I can play some chords on a regular guitar. What’s the best use for a 12 string and where should I go to learn? Ideas appreciated.
Pete Seeger alternated between banjo and 12 string guitar. If you find a video of him playing "Guantanamera" and you will see him playing a 12 string sometimes.
George Harrison, Jimmy Page, Mike Campbell, and Roger McGuinn all played their 12 strings.
I personally think that it is harder to finger pick and play single note lead stuff and do bends. Picking has to be more accurate to get both strings. Strumming chords is pretty much the same as I recall. I used to occasionally play my late brother's 12 string. The hardest thing is to tune it up.
I believe that the Eagles used a 12 string on Hotel California.
You can do all kinds of things with a 12 string.
I'm using one in my current band when we have enough space on stage for me to bring 2 guitars.
I like to fingerpick 'em, and sometimes I do a sort of roll with flat pick and fingers. Some folks call it hybrid picking.
Or you can strum to your heart's content, but if you're married, you might need to go out to the barn for that.
Or you can just play some Carter style stuff, either with a flat pick or with thumb pick, whatever is comfortable.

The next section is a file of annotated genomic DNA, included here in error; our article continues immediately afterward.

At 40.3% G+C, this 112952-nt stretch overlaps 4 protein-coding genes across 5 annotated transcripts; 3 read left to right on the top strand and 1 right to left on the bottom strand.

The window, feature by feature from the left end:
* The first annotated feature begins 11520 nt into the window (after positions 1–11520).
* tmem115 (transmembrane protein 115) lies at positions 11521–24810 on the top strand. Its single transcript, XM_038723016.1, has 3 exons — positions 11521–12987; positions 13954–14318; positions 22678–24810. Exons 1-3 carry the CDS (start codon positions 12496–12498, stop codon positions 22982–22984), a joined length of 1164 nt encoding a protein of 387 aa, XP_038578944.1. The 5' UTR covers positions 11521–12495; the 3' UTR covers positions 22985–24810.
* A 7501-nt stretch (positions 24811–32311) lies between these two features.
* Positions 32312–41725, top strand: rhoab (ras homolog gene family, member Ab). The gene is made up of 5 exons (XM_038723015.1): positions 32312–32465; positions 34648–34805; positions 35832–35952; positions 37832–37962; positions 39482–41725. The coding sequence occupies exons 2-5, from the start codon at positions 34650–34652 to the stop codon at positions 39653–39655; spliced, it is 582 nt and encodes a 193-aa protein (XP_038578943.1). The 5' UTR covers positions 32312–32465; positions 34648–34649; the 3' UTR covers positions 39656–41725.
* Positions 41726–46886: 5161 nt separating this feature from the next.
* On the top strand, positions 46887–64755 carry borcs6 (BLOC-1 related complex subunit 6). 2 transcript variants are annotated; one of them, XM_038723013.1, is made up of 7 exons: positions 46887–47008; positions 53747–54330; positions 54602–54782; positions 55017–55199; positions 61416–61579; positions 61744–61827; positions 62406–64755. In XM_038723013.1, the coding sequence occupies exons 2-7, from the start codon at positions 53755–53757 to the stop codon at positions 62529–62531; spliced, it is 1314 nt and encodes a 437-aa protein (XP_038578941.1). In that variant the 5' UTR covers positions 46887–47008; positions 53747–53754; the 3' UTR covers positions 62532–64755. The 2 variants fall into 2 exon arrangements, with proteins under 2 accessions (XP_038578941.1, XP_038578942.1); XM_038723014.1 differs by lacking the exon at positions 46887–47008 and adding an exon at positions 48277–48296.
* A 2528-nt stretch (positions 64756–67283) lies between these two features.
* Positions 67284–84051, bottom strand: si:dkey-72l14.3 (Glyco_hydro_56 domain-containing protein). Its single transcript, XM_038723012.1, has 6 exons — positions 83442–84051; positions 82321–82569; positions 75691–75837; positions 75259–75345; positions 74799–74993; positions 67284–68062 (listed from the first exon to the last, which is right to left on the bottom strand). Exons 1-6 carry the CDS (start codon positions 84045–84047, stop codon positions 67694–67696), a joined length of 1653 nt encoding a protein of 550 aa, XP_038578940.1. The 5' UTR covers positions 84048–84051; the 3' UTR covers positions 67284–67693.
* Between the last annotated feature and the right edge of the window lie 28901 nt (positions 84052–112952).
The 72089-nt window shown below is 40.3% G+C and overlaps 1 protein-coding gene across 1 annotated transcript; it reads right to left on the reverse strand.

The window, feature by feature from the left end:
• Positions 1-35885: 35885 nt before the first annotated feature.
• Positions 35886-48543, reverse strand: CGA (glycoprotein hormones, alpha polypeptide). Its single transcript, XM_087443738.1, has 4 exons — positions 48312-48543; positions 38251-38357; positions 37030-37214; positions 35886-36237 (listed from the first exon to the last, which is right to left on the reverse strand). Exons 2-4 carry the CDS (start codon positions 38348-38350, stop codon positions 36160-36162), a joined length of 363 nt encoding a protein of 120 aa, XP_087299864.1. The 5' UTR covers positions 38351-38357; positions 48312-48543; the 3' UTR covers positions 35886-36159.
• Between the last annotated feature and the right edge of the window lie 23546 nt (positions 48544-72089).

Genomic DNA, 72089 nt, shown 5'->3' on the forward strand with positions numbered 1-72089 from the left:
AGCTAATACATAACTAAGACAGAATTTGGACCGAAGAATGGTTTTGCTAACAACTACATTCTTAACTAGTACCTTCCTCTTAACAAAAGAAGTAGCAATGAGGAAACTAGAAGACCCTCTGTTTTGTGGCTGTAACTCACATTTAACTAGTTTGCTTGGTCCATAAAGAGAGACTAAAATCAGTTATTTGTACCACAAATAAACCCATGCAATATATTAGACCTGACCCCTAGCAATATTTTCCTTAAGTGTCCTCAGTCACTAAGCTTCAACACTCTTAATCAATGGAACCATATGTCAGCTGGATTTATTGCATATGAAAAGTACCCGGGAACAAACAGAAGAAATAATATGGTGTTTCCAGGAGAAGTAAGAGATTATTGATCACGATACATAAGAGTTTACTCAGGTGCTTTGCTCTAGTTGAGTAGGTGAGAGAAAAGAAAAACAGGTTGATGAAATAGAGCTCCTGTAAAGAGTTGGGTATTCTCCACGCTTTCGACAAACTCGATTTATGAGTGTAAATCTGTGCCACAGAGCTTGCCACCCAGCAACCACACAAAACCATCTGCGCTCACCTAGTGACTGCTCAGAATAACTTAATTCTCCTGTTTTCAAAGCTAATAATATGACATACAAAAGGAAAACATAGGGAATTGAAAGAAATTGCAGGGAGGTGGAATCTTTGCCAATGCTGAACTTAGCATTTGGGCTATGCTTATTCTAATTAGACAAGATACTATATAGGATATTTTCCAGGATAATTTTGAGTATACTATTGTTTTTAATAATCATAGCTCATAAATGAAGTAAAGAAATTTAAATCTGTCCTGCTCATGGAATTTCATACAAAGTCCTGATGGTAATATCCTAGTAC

Lead work is do-able, but the approach can be somewhat different. Bending works better if used only sparingly, if at all.
Listen to the Byrds first album, that'll keep you busy for a while. Then try and find some old double thumbed blues stuff-- several of those old guys liked to use 12 strings.
Edited by - rcc56 on 03/28/2020 19:58:56
Bill Rogers (Moderator)
Dig out some Leadbelly and Blind Willie McTell material. Both masters of the 12-string.
For inspiration you might listen to some Leo Kottke, especially some of the early stuff.
Play Wildwood Flower. This will allow your fingers to developed a muscle memory and help you get used to the sensation of picking two strings at the same time. Oh yeah, c f g. Have fun.
Second the suggestion for Leadbelly. Find yourself a copy of "The Folksinger's Guide to: The 12-String Guitar as Played by Leadbelly," an instruction manual by Julius Lester and Pete Seeger, first published by Oak Publications, 1965. It's still available on Amazon for a ridiculous price, and on Google Books, but you might be able to dig up an old used copy from a second-hand bookstore that specializes in music.
Get yourself a comfortable thumbpick, and get ready to practice those bass runs!
Check out YouTube for tuning help, tips, and songs. Tons of stuff. Learn “walk don’t run.” Oldy but good!
Listen to Leo Kottke, tune the 12-string to an open-tuning and be inspired!
Here's my compilation of 12 string songs.
Tune it to Open C and play "Question" by the Moody Blues.!
Wow everyone! Thanks for your comments. I didn’t know about the “Folksinger’s Guide” and all the 12 string songs out there. Lots for me to sort through but so far it’s difficult to get a sound from it that I like. I am beginning to be able to pick simple melodies while hitting both paired strings with a pick but can’t imagine fingering both strings. Somehow it seems like harpsichord music might be the best choice for it lol... I’ll keep at it.